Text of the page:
Full Text Available Background : According to the World Health Organization (WHO, iron, iodine, and Vitamin A deficiencies are the most common forms of malnutrition, leading to severe public health consequences. The importance of iron and zinc in human nutrition and the number of children found to be deficient in these nutrients make further studies on retention in cooked grains and cooked bean broth important. Objectives : This work aimed to evaluate iron and zinc retention in six common bean (Phaseolus vulgaris L. cultivars under the following conditions: raw beans, regular pot cooking, pressure cooking, with and without previous water soaking, and broth. Design : Determination of iron and zinc content in the raw, cooked bean grains and broth samples was carried out by Inductively Coupled Plasma (ICP Optical Emission Spectrometry (Spectro Analytical Instrument – Spectroflame P. All experiments and analyses were carried out in triplicate. Results : Overall, regardless of the cooking method, with or without previous water soaking, the highest zinc concentration was found in the cooked bean grains. However, pressure cooking and previous water soaking diminished iron retention in the cooked grains, while increasing it in the bean broth. Conclusion : The common bean was confirmed to be an excellent source of iron and zinc for human consumption, and it was suggested that beans should be consumed in a combined form, i.e. grain with bean broth.

  15. Development and reproduction of Bemisia tabaci (Homoptera: Aleyrodidae) on three bean species

    Institute of Scientific and Technical Information of China (English)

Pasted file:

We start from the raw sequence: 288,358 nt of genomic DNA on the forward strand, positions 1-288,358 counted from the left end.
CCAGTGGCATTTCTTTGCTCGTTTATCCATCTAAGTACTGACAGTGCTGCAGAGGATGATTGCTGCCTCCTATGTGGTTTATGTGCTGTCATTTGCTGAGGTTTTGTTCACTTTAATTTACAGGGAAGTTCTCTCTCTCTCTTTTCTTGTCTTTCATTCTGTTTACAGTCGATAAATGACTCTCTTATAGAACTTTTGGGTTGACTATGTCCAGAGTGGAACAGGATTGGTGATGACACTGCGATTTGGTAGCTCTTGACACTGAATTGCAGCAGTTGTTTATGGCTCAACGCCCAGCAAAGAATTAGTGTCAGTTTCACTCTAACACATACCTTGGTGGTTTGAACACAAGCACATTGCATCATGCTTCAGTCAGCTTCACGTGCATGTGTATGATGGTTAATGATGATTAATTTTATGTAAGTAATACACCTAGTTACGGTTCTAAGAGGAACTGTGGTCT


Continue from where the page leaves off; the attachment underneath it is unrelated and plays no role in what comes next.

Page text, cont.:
PETERD.MUSA; SHUN-XIANGREN

    2005-01-01

    The development, survivorship and reproduction of Bemisia tabaci B-biotype on three bean species were studied at 26 ± 1 ℃ in the laboratory. The developmental periods from egg to adult varied from 27.80 days on garden beans to 18.20 days on soybeans. The survivorship from egg to adult on soybeans, cowpeas and garden beans was 77.14, 70.14 and 64.28%, respectively. The average longevity of female adults ranged from 12.30 days on soybeans to 9.80 days on garden beans, and the oviposition of B. tabaci varied from 160.85 eggs on soybeans to 98.00 eggs on garden beans. Life table parameters were calculated as biological attributes for Bemisia tabaci populations fed on three bean species. The results indicated that the intrinsic rate of increase (rm), the finite rate of increase ( λ ) and net reproductive rate (R0) were high for populations fed on soybeans, with values of 0.1857,1.2041 and 82.1576, respectively. The corresponding values were less for populations fed on garden beans, with values of 0.1097, 1.1159 and 31.2661, respectively. The parametric values for cowpeas were intermediate between soybeans and garden beans but no significant difference were observed for the rm values for soybeans and cowpeas. Experimental evidence in our investigation indicated that Bemisia tabaci is best adapted and shows the greatest preference for soybean of the three bean species tested in this study.